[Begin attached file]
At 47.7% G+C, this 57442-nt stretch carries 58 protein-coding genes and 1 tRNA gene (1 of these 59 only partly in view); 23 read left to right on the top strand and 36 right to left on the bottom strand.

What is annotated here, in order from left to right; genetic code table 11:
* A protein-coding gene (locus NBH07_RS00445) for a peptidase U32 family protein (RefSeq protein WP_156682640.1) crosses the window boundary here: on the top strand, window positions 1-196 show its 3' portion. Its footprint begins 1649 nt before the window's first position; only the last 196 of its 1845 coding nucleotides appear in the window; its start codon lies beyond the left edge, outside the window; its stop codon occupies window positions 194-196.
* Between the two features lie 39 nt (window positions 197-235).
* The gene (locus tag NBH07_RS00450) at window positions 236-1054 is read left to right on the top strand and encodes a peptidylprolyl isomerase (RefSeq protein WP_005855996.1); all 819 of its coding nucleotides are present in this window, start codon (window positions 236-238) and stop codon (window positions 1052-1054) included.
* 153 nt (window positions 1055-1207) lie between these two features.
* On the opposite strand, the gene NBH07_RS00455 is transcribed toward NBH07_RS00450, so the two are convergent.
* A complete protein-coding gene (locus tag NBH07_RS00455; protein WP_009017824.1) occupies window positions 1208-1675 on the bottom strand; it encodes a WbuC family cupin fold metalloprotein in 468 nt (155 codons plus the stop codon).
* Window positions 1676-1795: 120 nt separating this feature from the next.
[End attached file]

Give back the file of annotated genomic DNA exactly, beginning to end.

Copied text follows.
At 47.7% G+C, this 57442-nt stretch carries 58 protein-coding genes and 1 tRNA gene (1 of these 59 only partly in view); 23 read left to right on the top strand and 36 right to left on the bottom strand.

What is annotated here, in order from left to right; genetic code table 11:
* A protein-coding gene (locus NBH07_RS00445) for a peptidase U32 family protein (RefSeq protein WP_156682640.1) crosses the window boundary here: on the top strand, window positions 1-196 show its 3' portion. Its footprint begins 1649 nt before the window's first position; only the last 196 of its 1845 coding nucleotides appear in the window; its start codon lies beyond the left edge, outside the window; its stop codon occupies window positions 194-196.
* Between the two features lie 39 nt (window positions 197-235).
* The gene (locus tag NBH07_RS00450) at window positions 236-1054 is read left to right on the top strand and encodes a peptidylprolyl isomerase (RefSeq protein WP_005855996.1); all 819 of its coding nucleotides are present in this window, start codon (window positions 236-238) and stop codon (window positions 1052-1054) included.
* 153 nt (window positions 1055-1207) lie between these two features.
* On the opposite strand, the gene NBH07_RS00455 is transcribed toward NBH07_RS00450, so the two are convergent.
* A complete protein-coding gene (locus tag NBH07_RS00455; protein WP_009017824.1) occupies window positions 1208-1675 on the bottom strand; it encodes a WbuC family cupin fold metalloprotein in 468 nt (155 codons plus the stop codon).
* Window positions 1676-1795: 120 nt separating this feature from the next.